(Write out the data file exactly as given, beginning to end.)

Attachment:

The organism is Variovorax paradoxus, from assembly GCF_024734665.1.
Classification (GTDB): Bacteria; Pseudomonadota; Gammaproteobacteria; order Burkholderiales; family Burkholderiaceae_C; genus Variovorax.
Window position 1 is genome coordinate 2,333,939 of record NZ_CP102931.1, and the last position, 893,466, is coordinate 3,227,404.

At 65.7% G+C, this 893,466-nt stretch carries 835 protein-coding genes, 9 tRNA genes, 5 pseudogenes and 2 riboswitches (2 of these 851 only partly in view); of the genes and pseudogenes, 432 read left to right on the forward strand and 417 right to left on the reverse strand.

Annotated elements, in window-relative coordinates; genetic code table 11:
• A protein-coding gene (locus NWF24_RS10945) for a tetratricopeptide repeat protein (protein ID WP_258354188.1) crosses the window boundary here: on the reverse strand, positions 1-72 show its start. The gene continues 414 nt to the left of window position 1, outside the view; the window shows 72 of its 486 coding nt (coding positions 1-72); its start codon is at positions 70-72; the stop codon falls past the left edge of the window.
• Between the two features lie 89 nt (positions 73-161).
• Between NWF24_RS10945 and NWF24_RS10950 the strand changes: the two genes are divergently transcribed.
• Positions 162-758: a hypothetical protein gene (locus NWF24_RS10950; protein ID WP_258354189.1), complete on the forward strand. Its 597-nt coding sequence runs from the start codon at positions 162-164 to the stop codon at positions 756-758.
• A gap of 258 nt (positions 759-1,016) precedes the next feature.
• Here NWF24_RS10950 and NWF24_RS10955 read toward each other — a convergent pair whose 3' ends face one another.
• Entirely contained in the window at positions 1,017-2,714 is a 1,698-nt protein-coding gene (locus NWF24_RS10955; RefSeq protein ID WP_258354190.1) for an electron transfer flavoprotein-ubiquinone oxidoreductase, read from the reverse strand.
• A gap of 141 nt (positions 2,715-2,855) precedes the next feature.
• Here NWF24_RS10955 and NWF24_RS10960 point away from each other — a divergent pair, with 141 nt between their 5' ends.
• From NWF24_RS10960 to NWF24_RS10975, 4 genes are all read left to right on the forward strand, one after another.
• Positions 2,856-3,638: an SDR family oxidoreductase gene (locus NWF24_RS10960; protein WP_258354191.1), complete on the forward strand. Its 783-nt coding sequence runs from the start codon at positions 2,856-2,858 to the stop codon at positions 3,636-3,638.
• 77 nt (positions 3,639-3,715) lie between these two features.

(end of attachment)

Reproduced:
The organism is Variovorax paradoxus, from assembly GCF_024734665.1.
Classification (GTDB): Bacteria; Pseudomonadota; Gammaproteobacteria; order Burkholderiales; family Burkholderiaceae_C; genus Variovorax.
Window position 1 is genome coordinate 2,333,939 of record NZ_CP102931.1, and the last position, 893,466, is coordinate 3,227,404.

At 65.7% G+C, this 893,466-nt stretch carries 835 protein-coding genes, 9 tRNA genes, 5 pseudogenes and 2 riboswitches (2 of these 851 only partly in view); of the genes and pseudogenes, 432 read left to right on the forward strand and 417 right to left on the reverse strand.

Annotated elements, in window-relative coordinates; genetic code table 11:
• A protein-coding gene (locus NWF24_RS10945) for a tetratricopeptide repeat protein (protein ID WP_258354188.1) crosses the window boundary here: on the reverse strand, positions 1-72 show its start. The gene continues 414 nt to the left of window position 1, outside the view; the window shows 72 of its 486 coding nt (coding positions 1-72); its start codon is at positions 70-72; the stop codon falls past the left edge of the window.
• Between the two features lie 89 nt (positions 73-161).
• Between NWF24_RS10945 and NWF24_RS10950 the strand changes: the two genes are divergently transcribed.
• Positions 162-758: a hypothetical protein gene (locus NWF24_RS10950; protein ID WP_258354189.1), complete on the forward strand. Its 597-nt coding sequence runs from the start codon at positions 162-164 to the stop codon at positions 756-758.
• A gap of 258 nt (positions 759-1,016) precedes the next feature.
• Here NWF24_RS10950 and NWF24_RS10955 read toward each other — a convergent pair whose 3' ends face one another.
• Entirely contained in the window at positions 1,017-2,714 is a 1,698-nt protein-coding gene (locus NWF24_RS10955; RefSeq protein ID WP_258354190.1) for an electron transfer flavoprotein-ubiquinone oxidoreductase, read from the reverse strand.
• A gap of 141 nt (positions 2,715-2,855) precedes the next feature.
• Here NWF24_RS10955 and NWF24_RS10960 point away from each other — a divergent pair, with 141 nt between their 5' ends.
• From NWF24_RS10960 to NWF24_RS10975, 4 genes are all read left to right on the forward strand, one after another.
• Positions 2,856-3,638: an SDR family oxidoreductase gene (locus NWF24_RS10960; protein WP_258354191.1), complete on the forward strand. Its 783-nt coding sequence runs from the start codon at positions 2,856-2,858 to the stop codon at positions 3,636-3,638.
• 77 nt (positions 3,639-3,715) lie between these two features.